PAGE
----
Liked by 2 people

  4. It was bemusing to be lectured by S.M. Stirling last year that The Dragon Awards are free of clique voting — a statement made AFTER Brad Torgersen won for Best SF Novel. It’s either subject to powerful voting cliques, or the award runners simply do pick out a few Puppies each year to smite with the Fairy Godmother wand. Take your pick.

    Liked by 6 people

      1. It’s the first (and sometimes only) rule in the conservative playbook.

        I’d like to see what the Dragons looked like if they were administered by a group of average fans who attend DragonCon, and followed the same “rules”.

        You wouldn’t know it from these “awards”, but the con runs fairly heavily to women and minorities of race and gender/sexuality. Get the queer black women who cosplay working on these, and BAM.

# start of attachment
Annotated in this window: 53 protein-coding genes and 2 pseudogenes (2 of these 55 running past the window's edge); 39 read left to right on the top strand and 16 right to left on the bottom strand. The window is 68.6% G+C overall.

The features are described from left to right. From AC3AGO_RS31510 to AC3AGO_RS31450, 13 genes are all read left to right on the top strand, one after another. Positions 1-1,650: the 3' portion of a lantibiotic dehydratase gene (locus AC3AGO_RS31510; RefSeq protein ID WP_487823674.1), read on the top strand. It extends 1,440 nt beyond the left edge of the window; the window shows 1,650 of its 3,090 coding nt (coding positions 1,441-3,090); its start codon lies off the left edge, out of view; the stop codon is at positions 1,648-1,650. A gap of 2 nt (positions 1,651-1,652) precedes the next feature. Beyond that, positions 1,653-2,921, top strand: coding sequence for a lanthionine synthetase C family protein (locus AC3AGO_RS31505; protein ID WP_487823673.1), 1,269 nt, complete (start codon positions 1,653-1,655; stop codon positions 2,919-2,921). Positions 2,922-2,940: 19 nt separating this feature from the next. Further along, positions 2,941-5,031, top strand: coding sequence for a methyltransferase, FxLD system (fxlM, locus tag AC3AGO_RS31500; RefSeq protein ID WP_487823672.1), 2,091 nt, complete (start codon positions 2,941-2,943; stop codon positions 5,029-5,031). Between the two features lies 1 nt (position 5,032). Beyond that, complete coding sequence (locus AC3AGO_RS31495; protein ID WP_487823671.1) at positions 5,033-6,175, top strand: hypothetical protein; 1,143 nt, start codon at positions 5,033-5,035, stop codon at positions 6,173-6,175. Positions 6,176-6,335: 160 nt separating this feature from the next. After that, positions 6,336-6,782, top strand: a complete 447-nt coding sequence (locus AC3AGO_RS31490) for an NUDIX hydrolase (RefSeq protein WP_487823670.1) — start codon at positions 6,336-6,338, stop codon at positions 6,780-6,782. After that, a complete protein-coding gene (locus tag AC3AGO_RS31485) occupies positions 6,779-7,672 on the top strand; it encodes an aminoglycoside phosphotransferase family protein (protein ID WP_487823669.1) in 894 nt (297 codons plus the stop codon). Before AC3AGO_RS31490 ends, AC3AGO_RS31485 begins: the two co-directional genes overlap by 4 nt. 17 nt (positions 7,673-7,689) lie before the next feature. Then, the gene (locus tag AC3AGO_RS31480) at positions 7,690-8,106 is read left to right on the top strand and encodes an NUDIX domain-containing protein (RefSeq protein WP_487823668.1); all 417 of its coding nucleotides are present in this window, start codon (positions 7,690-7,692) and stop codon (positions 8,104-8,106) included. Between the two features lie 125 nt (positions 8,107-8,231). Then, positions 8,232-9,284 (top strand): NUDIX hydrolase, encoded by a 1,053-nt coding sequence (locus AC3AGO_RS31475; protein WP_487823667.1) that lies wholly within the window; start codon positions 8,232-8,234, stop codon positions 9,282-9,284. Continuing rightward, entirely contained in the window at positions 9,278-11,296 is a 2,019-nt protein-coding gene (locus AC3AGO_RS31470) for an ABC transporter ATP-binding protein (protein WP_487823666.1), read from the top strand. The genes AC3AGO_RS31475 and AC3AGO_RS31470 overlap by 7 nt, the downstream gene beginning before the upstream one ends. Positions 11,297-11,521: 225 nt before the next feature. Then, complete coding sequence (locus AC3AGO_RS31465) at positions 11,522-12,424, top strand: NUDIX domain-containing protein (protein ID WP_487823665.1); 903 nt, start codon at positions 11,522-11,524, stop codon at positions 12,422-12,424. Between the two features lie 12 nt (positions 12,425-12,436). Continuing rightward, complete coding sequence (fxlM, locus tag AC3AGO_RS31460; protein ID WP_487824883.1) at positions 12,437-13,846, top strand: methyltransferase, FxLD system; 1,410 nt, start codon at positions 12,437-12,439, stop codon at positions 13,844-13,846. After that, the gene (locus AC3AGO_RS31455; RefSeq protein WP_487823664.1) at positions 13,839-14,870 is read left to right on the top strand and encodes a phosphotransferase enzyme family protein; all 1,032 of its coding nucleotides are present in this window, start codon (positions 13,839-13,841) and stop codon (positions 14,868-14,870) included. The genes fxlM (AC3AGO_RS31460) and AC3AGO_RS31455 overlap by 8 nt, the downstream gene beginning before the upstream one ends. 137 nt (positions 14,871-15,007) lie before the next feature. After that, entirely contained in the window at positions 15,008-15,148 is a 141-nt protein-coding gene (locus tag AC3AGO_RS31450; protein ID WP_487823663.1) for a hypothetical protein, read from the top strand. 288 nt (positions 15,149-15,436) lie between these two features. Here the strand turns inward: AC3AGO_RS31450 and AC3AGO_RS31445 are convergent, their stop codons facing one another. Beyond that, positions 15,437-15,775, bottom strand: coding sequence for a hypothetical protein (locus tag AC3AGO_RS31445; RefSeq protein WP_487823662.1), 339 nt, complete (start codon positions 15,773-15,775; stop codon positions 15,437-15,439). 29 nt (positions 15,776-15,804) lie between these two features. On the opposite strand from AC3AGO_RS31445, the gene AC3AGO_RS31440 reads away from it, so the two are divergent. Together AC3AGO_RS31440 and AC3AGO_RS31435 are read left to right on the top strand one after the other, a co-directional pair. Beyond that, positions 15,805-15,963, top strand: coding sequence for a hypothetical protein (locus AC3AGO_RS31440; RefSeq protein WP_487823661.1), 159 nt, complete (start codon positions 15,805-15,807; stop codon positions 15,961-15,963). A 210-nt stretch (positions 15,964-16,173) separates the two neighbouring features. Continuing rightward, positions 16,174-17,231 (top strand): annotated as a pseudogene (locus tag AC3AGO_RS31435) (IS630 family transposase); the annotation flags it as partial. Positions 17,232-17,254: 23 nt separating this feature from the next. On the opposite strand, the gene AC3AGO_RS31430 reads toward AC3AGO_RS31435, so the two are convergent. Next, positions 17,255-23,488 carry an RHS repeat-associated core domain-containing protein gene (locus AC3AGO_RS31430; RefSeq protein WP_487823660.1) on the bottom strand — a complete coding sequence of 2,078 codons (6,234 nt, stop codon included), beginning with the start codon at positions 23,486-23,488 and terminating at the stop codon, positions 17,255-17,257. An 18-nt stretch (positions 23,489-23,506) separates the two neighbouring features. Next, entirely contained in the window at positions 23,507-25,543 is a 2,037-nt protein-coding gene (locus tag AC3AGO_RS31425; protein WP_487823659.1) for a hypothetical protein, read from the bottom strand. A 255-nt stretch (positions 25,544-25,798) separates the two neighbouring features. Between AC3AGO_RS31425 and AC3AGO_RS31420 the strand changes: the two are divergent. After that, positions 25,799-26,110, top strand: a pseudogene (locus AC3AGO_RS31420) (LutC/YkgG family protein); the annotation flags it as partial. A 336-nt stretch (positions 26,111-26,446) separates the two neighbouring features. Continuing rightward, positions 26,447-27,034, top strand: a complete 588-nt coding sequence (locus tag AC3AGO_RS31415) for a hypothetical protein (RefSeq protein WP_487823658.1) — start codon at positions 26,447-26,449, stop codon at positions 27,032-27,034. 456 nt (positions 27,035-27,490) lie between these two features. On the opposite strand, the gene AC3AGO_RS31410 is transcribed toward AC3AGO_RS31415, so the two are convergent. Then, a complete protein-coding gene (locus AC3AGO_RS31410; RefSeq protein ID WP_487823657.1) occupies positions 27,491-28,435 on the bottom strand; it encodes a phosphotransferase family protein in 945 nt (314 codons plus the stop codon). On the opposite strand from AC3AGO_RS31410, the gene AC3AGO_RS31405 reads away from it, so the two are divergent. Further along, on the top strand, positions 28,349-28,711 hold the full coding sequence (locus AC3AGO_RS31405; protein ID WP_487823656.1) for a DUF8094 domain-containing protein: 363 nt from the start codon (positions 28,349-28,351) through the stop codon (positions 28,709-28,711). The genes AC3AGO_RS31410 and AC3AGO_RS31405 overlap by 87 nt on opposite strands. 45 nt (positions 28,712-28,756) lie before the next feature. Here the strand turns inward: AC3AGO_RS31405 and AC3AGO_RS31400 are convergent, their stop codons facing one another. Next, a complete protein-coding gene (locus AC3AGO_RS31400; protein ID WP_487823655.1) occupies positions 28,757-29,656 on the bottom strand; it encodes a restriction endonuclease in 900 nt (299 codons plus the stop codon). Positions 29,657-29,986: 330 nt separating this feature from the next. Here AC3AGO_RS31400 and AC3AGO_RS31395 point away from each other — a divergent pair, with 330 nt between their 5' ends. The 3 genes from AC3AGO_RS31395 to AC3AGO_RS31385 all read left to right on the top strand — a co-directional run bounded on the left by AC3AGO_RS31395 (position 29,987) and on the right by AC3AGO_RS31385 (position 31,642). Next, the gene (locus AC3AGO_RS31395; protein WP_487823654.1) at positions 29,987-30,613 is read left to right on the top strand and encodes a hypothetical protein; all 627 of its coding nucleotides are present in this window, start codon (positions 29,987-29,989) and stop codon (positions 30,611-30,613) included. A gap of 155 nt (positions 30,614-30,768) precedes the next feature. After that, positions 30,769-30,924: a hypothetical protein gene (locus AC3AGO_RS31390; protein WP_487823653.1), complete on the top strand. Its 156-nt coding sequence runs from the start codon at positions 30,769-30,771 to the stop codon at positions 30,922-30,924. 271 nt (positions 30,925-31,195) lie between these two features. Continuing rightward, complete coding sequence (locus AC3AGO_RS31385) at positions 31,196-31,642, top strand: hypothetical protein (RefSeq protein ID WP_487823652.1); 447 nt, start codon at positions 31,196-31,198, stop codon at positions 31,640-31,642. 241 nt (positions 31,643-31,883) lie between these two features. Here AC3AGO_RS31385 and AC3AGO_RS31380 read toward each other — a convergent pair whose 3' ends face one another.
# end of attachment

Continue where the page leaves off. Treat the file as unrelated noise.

Of course, they’d try to be fair from the start — so maybe not.

        I suspect this is why DC doesn’t promote it to the attendees as a whole. Non-SWM cooties might get in.

        Liked by 2 people

  5. DragonCon is a large multi-media con with a wide range of attendees and a lot of young and liberal attendees. DragonCon also has the approach of letting a lot of these attendees do work for them setting up things they want to do. As we know, that’s what happened with the Dragon Awards, which weren’t created by the Puppies but were encouraged by the Puppies and had a Puppy-sympathetic administrator who was given rules that gave absolute power to decide who were the nominees (from the basis of the votes,) and who were the winners. Slates — voting blocks — were not forbidden, as the Puppies wanted and because no one was available to counter them. Voting twice or multiple times was sort of forbidden but easy to do. Written fiction is a very small corner of DragonCon and the primarily lit awards got little oversight or PR from DragonCon.